I really don’t know the details! But I think Chet did it not only for the money. It sounds very purposeful. I suppose he was living in Amsterdam, but Germany is right next door, and Germany (as I have discovered here) has quite a number of underrated jazz musicians and great studio spaces and sound engineers. My favourite vocal harmony albums of all time, by The Singers Unlimited, were all recorded in the Black Forest in the 1970s, by the man whose father built the famous SABA speakers and studio systems. I think great labels and studio engineers can ignore commercial demands and create a space for artists to just do their own thing — this is an obvious strength in European jazz recordings. They are not always trying to sell to a huge market, like corny commercial jazz in the 1980s (like Kenny G.). By the way, I have nothing against Chet’s drug addiction. If he were your dad or brother that would be hard, but you have to let artists live their own destiny, and judge them by their artistic output. Unless they become really violent and crazy!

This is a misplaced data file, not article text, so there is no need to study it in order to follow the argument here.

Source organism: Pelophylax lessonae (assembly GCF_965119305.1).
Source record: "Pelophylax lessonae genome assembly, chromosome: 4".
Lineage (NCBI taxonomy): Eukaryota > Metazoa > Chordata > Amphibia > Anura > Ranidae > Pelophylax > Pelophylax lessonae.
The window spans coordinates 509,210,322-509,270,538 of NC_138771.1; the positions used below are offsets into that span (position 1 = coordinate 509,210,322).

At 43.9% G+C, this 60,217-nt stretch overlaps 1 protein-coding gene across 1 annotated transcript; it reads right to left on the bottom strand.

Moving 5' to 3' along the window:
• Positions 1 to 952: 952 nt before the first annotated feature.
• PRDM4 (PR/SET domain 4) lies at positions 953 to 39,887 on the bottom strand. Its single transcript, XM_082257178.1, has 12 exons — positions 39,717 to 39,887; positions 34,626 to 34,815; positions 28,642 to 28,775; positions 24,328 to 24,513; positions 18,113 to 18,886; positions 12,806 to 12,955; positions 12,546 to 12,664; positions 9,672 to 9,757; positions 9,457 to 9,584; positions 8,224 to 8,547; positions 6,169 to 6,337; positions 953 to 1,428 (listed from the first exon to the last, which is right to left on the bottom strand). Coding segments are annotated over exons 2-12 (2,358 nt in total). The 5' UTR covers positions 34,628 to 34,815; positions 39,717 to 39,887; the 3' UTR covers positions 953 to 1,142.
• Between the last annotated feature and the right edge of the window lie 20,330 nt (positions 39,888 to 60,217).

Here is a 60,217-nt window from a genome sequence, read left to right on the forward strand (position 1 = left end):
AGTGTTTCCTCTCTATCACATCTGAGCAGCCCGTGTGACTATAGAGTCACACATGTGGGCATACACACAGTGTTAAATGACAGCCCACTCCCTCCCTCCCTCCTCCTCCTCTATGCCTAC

Baker and Lackerschmid seem to complement each other very well musically, they really sound like an item. Baker seemed to enjoy working with other musicians, especially when he could revive his career in Europe. Is he a perfect collaborator?

I don’t know if he is a perfect collaborator. It always takes “two to tango”. I bet he was good with Lackie because they seem both quiet, introspective types. Great jazz musicians are ALWAYS those who know how to listen to others as well as play (and not just show off how fast they can play tone scales).

Baker and Lackerschmid continued to work together, but with additional musicians. Listening to their other recordings I could not help missing the sad tenderness of “Ballads For Two”. It almost seemed to me as if they should have remained unhindered by other musicians. Is the addition of other instruments inevitably distracting form the purity of their sound? Could another constellation achieve this quality?